Speaking to The Hindu, one of the authors from a reputed institution in Coimbatore, Tamil Nadu, expressed complete ignorance about the status of a ‘journal’ he had contributed an article to. So what prompted him to choose this ‘journal’? “I got an email from them asking me to consider sending my paper. I also saw other papers published by authors based in India”.
While many titles do not have editors listed on the websites, a few others carry the names of respected researchers from reputed institutions. “I get e-mails from the predators’ victims. Some have been named as members of editorial boards without their knowledge or permission,” writes Jeffrey Beall, in Nature. Prof Beall is Scholarly Initiatives Librarian at the University of Colorado, Denver and regularly updates his blog Scholarly Open Access with exhaustive posts on several issues pertaining to predatory publishing.
Prof. Natarajan Muthusamy, Associate Professor of Internal Medicine and the Ohio State University Medical Center has been named as the Editor-in-Chief of a journal from the OMICS Publishing Group, Journal of Postgenomics: Drug & Biomarker Development. “I am not aware that I am Editor-in-Chief [of this journal]. I do not recall having committed to this job,” he told The Hindu in an email.
Aside from soliciting scholarly papers, emails requesting scientists to become reviewers, editors and editors-in-chief are not uncommon. “I receive at least two mails a week soliciting papers; also to become a reviewer,” says Dr. Soumya Swaminathan, Director of the Chennai-based National Institute for Research in Tuberculosis. Dr. V.D. Ramanathan, who recently retired as a senior scientist from the same institute, has the same story to tell. “I get three to four mails a week. Some solicit by sending personalised mails where they cite my papers published in reputed journals.”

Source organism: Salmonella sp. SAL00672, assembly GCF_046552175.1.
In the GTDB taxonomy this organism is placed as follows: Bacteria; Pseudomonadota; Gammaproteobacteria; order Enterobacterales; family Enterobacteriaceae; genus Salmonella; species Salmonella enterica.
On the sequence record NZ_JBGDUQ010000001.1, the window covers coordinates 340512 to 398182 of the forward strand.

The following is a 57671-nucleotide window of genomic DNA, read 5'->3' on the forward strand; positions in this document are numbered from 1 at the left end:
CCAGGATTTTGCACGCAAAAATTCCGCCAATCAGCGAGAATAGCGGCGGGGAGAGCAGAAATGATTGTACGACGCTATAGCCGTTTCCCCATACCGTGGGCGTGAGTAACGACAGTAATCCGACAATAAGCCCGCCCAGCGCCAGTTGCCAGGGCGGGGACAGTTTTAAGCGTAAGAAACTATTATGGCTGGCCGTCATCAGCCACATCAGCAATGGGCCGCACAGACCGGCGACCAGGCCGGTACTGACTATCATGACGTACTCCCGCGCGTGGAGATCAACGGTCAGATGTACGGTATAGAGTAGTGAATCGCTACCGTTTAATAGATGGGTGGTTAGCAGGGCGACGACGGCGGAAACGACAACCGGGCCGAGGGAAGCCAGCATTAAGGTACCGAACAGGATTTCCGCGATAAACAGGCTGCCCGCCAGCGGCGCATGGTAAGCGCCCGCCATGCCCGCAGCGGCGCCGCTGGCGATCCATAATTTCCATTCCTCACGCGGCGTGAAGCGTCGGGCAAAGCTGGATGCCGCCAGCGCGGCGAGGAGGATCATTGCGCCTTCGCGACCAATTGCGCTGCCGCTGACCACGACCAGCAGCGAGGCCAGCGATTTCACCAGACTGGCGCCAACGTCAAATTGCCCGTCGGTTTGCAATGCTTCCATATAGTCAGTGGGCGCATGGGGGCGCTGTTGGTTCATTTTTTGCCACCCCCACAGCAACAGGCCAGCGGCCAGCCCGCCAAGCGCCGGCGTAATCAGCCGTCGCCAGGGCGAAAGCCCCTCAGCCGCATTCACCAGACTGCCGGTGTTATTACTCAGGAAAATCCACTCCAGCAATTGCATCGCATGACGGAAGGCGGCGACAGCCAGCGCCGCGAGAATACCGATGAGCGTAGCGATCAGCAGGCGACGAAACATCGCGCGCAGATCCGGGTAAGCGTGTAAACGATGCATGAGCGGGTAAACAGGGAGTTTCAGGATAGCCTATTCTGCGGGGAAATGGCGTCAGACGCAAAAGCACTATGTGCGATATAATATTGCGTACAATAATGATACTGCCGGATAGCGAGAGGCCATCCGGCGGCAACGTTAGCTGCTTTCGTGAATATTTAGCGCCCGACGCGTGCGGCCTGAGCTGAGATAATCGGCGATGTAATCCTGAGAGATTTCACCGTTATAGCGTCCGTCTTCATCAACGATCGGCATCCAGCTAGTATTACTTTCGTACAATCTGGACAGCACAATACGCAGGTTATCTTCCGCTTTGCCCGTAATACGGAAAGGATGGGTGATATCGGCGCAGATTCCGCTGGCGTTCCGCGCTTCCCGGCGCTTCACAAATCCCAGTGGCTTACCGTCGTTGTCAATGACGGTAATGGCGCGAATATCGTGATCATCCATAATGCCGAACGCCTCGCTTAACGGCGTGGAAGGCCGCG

“They want others to work for free, and they want to make money off the good reputations of honest researchers,” Prof. Beall explains.
How to spot a fake
So how can researchers inexperienced in scientific publishing identify a fake journal? The first stop should be Prof. Beall’s blog where exhaustive lists (here and here) of counterfeits have been listed out. The lists are a product of research done assiduously since 2009, first by following up on email solicitations and then based on tip-offs by scholars. “[They can] consult my list. Discuss with senior colleagues or mentors [to know] which are the best journals,” he told The Hindu.
Email solicitations are sent out by most, if not all, of the OA publishers. Hence that criterion alone should not be used for determining the status of a journal. Aside from the list of fake journals, all researchers should make it a point to read the exhaustive criteria listed out by Prof. Beall in his August 4 post to separate the wheat from the chaff.
Even if one were to accidentally chance upon these fakes, the websites replete with grammatical mistakes should serve as a giveaway. Many will have at least one blank dropdown box.